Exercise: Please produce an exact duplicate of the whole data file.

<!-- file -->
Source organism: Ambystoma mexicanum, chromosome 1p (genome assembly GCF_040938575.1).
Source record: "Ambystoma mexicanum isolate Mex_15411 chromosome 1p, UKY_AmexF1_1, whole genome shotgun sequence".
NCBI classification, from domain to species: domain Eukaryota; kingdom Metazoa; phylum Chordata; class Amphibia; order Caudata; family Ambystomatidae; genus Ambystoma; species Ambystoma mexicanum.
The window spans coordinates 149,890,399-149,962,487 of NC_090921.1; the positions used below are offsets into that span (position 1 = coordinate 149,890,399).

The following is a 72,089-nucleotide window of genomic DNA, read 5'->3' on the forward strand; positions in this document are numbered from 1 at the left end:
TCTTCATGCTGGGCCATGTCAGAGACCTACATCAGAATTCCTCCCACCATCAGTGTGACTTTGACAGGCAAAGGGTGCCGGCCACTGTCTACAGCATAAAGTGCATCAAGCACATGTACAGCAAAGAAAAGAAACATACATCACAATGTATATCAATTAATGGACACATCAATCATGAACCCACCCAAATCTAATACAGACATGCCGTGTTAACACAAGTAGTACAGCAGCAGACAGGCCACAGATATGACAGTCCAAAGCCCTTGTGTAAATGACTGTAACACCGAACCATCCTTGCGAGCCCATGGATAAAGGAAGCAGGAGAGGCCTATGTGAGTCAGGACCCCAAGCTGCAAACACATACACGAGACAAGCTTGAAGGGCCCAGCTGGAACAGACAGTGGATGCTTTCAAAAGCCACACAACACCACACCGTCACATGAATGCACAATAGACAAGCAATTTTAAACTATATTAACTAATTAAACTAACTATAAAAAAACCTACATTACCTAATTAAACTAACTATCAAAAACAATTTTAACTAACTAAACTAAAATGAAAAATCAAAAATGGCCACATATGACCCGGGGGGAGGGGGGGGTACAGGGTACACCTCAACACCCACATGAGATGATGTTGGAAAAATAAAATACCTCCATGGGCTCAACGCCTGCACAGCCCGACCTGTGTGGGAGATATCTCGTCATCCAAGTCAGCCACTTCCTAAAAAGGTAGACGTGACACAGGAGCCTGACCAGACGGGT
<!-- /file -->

Source organism: Ambystoma mexicanum, chromosome 1p (genome assembly GCF_040938575.1).
Source record: "Ambystoma mexicanum isolate Mex_15411 chromosome 1p, UKY_AmexF1_1, whole genome shotgun sequence".
NCBI classification, from domain to species: domain Eukaryota; kingdom Metazoa; phylum Chordata; class Amphibia; order Caudata; family Ambystomatidae; genus Ambystoma; species Ambystoma mexicanum.
The window spans coordinates 149,890,399-149,962,487 of NC_090921.1; the positions used below are offsets into that span (position 1 = coordinate 149,890,399).

The following is a 72,089-nucleotide window of genomic DNA, read 5'->3' on the forward strand; positions in this document are numbered from 1 at the left end:
TCTTCATGCTGGGCCATGTCAGAGACCTACATCAGAATTCCTCCCACCATCAGTGTGACTTTGACAGGCAAAGGGTGCCGGCCACTGTCTACAGCATAAAGTGCATCAAGCACATGTACAGCAAAGAAAAGAAACATACATCACAATGTATATCAATTAATGGACACATCAATCATGAACCCACCCAAATCTAATACAGACATGCCGTGTTAACACAAGTAGTACAGCAGCAGACAGGCCACAGATATGACAGTCCAAAGCCCTTGTGTAAATGACTGTAACACCGAACCATCCTTGCGAGCCCATGGATAAAGGAAGCAGGAGAGGCCTATGTGAGTCAGGACCCCAAGCTGCAAACACATACACGAGACAAGCTTGAAGGGCCCAGCTGGAACAGACAGTGGATGCTTTCAAAAGCCACACAACACCACACCGTCACATGAATGCACAATAGACAAGCAATTTTAAACTATATTAACTAATTAAACTAACTATAAAAAAACCTACATTACCTAATTAAACTAACTATCAAAAACAATTTTAACTAACTAAACTAAAATGAAAAATCAAAAATGGCCACATATGACCCGGGGGGAGGGGGGGGTACAGGGTACACCTCAACACCCACATGAGATGATGTTGGAAAAATAAAATACCTCCATGGGCTCAACGCCTGCACAGCCCGACCTGTGTGGGAGATATCTCGTCATCCAAGTCAGCCACTTCCTAAAAAGGTAGACGTGACACAGGAGCCTGACCAGACGGGT